Arab Youth Anti-Corruption Hackathon Kicks Off -1-

In addition, Regional Representative for the United Nations Office on Drugs and Crime (UNODC) in the Middle East and North Africa (ROMENA) Cristina Albertin commended the State of Qatar's commitment to partner in these educational activities from early on, referring to the 2015 Doha Declaration on integrating crime prevention and criminal justice.

Albertin praised the Administrative Control and Transparency Authority (ACTA) for hosting and financing this important hackathon, which brings together for the first time more than 100 young people from all over the Middle East and North Africa region.

Furthermore, she explained that this hackathon is an occasion to fulfill a double objective of engaging the youth in developing digital technology-based solutions to the very critical issue of corruption, and the means to prevent it, in addition to finding ways to promote integrity, given the latter's cruciality for personal well-being and economic prospects, but also is crucial for overall economic growth, social cohesion, and the formation of sustainable, comprehensive, and stable societies.

The UNODC Regional Representative said that the Global Resources Initiative was launched thanks to the commitment of (UNODC) in the Middle East and North Africa (ROMENA) to the youth, aiming to educate on anti-corruption, to empower the youth, and to create a culture of anti-corruption among children and the youth. This objective is materialized through the transformative power of education and partnerships, as well as through strengthening the youth's role as agents for change, creating an environment of zero tolerance to corruption at all levels.

In the same context, Microsoft Qatar representative Sheikha Latifa Al-Thani said that technology has become an integral part of life, changing the forms of communication, learning, working, and real-world problem-solving. She added that this hackathon is not just an event, but rather a testament to the innovative power of the youth, as well as a means to bring the Arab world to Qatar to innovate, create, and make a difference.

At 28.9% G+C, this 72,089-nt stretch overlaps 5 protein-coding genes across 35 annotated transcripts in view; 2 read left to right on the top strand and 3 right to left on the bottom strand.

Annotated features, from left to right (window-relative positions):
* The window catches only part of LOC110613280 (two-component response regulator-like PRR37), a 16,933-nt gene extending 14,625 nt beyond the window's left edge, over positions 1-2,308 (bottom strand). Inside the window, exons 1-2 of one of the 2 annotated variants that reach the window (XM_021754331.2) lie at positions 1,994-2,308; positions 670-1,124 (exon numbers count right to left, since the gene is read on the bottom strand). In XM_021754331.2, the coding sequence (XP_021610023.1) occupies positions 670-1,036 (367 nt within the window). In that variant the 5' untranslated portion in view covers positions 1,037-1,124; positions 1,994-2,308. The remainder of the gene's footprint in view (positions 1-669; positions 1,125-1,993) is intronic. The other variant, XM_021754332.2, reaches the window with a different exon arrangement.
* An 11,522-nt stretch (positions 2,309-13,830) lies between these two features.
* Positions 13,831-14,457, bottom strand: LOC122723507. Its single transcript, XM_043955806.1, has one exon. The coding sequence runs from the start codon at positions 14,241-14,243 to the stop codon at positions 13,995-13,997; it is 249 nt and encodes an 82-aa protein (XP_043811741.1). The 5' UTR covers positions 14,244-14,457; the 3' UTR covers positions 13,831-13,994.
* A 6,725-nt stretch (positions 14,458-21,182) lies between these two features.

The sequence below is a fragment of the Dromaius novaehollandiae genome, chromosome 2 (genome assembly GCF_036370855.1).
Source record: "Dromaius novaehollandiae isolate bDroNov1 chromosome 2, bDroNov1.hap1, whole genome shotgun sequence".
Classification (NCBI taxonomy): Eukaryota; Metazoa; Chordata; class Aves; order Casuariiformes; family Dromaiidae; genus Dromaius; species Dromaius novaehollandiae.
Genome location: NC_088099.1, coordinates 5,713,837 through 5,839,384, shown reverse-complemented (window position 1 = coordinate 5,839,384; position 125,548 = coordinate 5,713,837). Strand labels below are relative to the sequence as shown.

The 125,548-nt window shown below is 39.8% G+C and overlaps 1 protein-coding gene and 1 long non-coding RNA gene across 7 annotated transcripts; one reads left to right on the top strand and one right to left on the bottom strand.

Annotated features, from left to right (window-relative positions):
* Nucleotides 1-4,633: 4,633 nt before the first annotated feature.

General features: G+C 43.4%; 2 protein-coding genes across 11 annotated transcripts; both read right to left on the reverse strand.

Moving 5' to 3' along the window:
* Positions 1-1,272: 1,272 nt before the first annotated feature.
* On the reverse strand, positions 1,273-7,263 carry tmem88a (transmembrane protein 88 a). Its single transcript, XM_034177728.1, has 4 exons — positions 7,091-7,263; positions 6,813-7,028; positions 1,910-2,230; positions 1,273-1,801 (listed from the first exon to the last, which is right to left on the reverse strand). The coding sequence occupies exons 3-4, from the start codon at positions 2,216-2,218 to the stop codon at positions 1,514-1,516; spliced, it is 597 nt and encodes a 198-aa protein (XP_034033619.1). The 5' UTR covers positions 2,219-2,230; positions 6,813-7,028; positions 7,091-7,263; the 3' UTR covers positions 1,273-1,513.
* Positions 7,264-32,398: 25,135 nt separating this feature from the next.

She highlighted how bringing together young minds from different backgrounds and cultures contributes to creating a melting pot of ideas that gives birth to innovative solutions.

For her part, Global Resource for Anti-Corruption Education and Youth Empowerment (GRACE) initiative coordinator at UNODC Bianca Kopp said that this week's hackathon is not just the biggest hackathon ever organized, instead it is the first of its kind targeting the youth, in a flashback to UNODC's new approach to crime prevention, after the Doha Declaration on integrating crime prevention and criminal justice.

Kopp explained that strengthening the rule of law and combating corruption is not the responsibility of governments alone, stressing the cruciality of shifting an entire society's approach, by empowering future generations and listening to their take and feedback on finding solutions to the challenges of today.

She said that 2023 marks the 20th anniversary of the adoption of the United Nations Convention against Corruption (UNCAC), adding that the Coding4Integrity initiative is one of UNODC's most innovative and multi-sectoral projects; designed to support the implementation of UNCAC.

Source: Qatar News Agency